CoinDesk Advisor: Crypto, Bitcoin (BTC) Valuation Models Are Wrong
Crypto, Bitcoin Market Is “Just A Bit Backward”
Michael Casey, the chairman of CoinDesk’s advisory board, a well-recognized author, and the co-founder of Network Effects Media, sat down with Cheddar, an up and coming business media outlet, on Thursday. The crypto-friendly outlet called on the industry insider to discuss the state of the crypto industry today, and a number of unique topics were brought to the table.
A Cheddar anchor, staving away from asking the outlet’s normal round of questions, asked Casey if the way that crypto investors value digital assets, such as Bitcoin (BTC) or Ethereum (ETH), are putting cryptocurrencies into a crisis. Responding passionately, the crypto proponent, who regularly contributes to CoinDesk, noted that this market’s valuation models are “all just a bit backward.”
Elaborating on what he meant, Casey noted that cryptocurrencies and related technologies are seen as a way to disintermediate ecosystems and to curb centralized entities. But now, the way that we value these blockchain-based assets is quite reminiscent of how traditional markets are run — a big no-no for diehard decentralists.
He added that we’re benchmarking crypto’s performance of fiat, or more specifically, we’re continually denoting BTC’s value in dollar signs, rather than the iconic ₿(itcoin). In other words, he said that much of the crypto market is focused on a successful exit into fiat, rather than maintaining skin in the game, so to speak. Casey added that this causes incentives to get misaligned, as investors look for profit, instead of ousting the often corrupt powers that be.
Case in point, the CEO of Bitpay recently told CNBC that much of the Bitcoin price is based on speculation, rather than legitimate use in the real world, especially in the day-to-day.
Bitcoin Fundamentals Boom — Network Value
Although Casey didn’t touch on how exactly to value cryptocurrencies, a growing theme in this ecosystem has been the use of Network Value to assess this nascent industry. Most notably, the concepts of network value have been utilized by analysts and researchers to determine what the “true value” of a cryptocoin, like BTC, is.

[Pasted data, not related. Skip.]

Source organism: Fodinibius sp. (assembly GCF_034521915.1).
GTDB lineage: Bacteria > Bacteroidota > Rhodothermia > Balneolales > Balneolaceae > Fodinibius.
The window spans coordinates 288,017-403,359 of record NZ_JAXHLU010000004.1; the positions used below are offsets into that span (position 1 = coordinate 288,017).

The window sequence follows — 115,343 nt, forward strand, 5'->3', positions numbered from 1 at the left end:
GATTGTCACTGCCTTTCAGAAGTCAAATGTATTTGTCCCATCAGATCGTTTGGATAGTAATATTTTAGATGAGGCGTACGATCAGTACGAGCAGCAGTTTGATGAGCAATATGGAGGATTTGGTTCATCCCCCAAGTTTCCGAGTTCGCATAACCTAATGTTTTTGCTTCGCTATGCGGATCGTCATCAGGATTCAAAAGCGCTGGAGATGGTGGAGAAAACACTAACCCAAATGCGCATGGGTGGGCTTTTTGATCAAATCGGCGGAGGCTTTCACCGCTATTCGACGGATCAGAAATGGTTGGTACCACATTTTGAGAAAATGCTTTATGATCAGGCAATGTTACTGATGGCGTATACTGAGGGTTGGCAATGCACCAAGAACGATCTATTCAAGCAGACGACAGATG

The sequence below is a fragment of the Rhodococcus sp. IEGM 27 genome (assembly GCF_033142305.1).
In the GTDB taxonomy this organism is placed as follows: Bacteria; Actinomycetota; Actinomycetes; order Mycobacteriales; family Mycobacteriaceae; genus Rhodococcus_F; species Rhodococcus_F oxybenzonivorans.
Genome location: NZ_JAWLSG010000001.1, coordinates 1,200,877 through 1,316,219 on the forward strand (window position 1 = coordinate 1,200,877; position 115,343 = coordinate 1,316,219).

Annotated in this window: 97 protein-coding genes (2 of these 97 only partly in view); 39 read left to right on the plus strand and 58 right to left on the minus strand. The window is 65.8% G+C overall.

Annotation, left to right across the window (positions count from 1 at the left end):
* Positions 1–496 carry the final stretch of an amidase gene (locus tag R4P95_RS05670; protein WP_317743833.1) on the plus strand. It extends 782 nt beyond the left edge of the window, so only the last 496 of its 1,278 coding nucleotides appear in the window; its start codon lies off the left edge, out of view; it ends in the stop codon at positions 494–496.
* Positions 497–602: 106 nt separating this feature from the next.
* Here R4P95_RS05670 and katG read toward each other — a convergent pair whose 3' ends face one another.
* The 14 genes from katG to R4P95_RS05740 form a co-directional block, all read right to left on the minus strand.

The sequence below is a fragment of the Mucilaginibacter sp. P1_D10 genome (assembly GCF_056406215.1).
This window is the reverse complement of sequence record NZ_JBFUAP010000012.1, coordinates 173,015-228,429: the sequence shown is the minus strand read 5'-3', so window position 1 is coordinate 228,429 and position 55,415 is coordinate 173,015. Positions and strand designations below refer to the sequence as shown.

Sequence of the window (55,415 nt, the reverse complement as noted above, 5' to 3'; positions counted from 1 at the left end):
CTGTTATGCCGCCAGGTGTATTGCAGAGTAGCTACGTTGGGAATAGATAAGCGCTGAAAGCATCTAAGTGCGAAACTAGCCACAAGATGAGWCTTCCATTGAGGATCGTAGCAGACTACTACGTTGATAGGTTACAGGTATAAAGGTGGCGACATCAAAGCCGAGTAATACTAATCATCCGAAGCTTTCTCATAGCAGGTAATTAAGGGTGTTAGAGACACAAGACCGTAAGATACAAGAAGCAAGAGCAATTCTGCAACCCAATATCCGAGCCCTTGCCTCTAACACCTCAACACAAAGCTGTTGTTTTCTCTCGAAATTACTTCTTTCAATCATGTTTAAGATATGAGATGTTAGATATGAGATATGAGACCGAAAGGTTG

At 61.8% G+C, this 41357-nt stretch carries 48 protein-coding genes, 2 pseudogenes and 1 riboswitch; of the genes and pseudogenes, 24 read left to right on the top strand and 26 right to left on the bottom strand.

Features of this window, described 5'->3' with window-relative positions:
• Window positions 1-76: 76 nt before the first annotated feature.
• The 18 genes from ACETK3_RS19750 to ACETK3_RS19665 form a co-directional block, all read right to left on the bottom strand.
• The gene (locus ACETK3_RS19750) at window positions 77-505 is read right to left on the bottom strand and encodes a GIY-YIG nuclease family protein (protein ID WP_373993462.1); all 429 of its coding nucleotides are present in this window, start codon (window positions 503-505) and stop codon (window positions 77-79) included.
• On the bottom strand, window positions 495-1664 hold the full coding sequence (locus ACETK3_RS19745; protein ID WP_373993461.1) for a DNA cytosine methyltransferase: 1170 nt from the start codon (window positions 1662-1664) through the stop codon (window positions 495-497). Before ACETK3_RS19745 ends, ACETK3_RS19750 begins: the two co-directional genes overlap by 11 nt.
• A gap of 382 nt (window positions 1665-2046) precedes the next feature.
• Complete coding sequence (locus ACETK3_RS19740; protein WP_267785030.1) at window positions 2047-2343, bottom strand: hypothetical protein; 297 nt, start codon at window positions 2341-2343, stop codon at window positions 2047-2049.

Just recently, Tom Lee, the head of research at Fundstrat, told his clients in a note that the fair value for BTC is $13,800 to $14,800, specifically due to the active wallet addresses, the amount of BTC transferred, and the asset’s unique characteristics of being a deflationary currency that is sovereign, censorship-resistant, borderless, and immutable. This forecast, interestingly, lines up with his overly optimistic end of year prediction, as reported by Ethereum World News previously.
While Lee was quickly lambasted for his call, his optimistic outlook on Bitcoin doesn’t come unwarranted. Anthony Pompliano, better known as “Pomp” to the crypto industry, recently spoke on the fact that the network that backs BTC is on the up-and-up, even while prices remain depressed.
Pomp, a former Snapchat and Facebook employee, exclaimed that at its core, Bitcoin is the world’s most secure transaction settlement layer, so value in BTC will always exist. In another piece, the Morgan Creek Digital partner noted that the growing transaction count, falling transactions fees, year-on-year hashrate growth, and the unprecedented creation of active nodes is another reason to be bullish on Bitcoin.
In October, even Joseph Lubin, the founder of ConsenSys and co-founder of Ethereum, told CNBC’s “First On” segment that while crypto is in the midst of a “bust,” fundamentals are “booming.” The serial entrepreneur, who roomed with Mike Novogratz at Princeton, even noted this budding ecosystem is the strongest it has ever been, indicating that the decline of speculative interest hasn’t irked true believers of this innovation.